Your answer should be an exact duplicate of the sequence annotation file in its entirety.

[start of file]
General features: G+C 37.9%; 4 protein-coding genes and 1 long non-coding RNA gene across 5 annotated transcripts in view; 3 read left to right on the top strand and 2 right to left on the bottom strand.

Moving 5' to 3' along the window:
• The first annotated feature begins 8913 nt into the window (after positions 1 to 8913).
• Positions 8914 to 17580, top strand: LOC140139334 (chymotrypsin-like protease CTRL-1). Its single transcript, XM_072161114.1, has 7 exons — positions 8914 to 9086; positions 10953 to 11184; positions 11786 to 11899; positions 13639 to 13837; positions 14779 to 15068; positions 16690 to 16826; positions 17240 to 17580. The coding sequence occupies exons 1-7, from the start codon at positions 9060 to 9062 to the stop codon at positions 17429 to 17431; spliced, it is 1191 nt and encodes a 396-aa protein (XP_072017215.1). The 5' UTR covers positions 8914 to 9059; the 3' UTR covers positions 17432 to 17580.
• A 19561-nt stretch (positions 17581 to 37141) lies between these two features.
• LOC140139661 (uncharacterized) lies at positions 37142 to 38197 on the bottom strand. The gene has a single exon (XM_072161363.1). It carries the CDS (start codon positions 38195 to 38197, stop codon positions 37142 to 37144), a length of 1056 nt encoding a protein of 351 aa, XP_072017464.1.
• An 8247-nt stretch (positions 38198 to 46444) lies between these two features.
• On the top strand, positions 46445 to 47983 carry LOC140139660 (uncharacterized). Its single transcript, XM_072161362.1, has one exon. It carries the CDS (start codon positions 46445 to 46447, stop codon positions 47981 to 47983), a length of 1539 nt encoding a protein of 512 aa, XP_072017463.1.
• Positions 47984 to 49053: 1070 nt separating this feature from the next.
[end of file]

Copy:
General features: G+C 37.9%; 4 protein-coding genes and 1 long non-coding RNA gene across 5 annotated transcripts in view; 3 read left to right on the top strand and 2 right to left on the bottom strand.

Moving 5' to 3' along the window:
• The first annotated feature begins 8913 nt into the window (after positions 1 to 8913).
• Positions 8914 to 17580, top strand: LOC140139334 (chymotrypsin-like protease CTRL-1). Its single transcript, XM_072161114.1, has 7 exons — positions 8914 to 9086; positions 10953 to 11184; positions 11786 to 11899; positions 13639 to 13837; positions 14779 to 15068; positions 16690 to 16826; positions 17240 to 17580. The coding sequence occupies exons 1-7, from the start codon at positions 9060 to 9062 to the stop codon at positions 17429 to 17431; spliced, it is 1191 nt and encodes a 396-aa protein (XP_072017215.1). The 5' UTR covers positions 8914 to 9059; the 3' UTR covers positions 17432 to 17580.
• A 19561-nt stretch (positions 17581 to 37141) lies between these two features.
• LOC140139661 (uncharacterized) lies at positions 37142 to 38197 on the bottom strand. The gene has a single exon (XM_072161363.1). It carries the CDS (start codon positions 38195 to 38197, stop codon positions 37142 to 37144), a length of 1056 nt encoding a protein of 351 aa, XP_072017464.1.
• An 8247-nt stretch (positions 38198 to 46444) lies between these two features.
• On the top strand, positions 46445 to 47983 carry LOC140139660 (uncharacterized). Its single transcript, XM_072161362.1, has one exon. It carries the CDS (start codon positions 46445 to 46447, stop codon positions 47981 to 47983), a length of 1539 nt encoding a protein of 512 aa, XP_072017463.1.
• Positions 47984 to 49053: 1070 nt separating this feature from the next.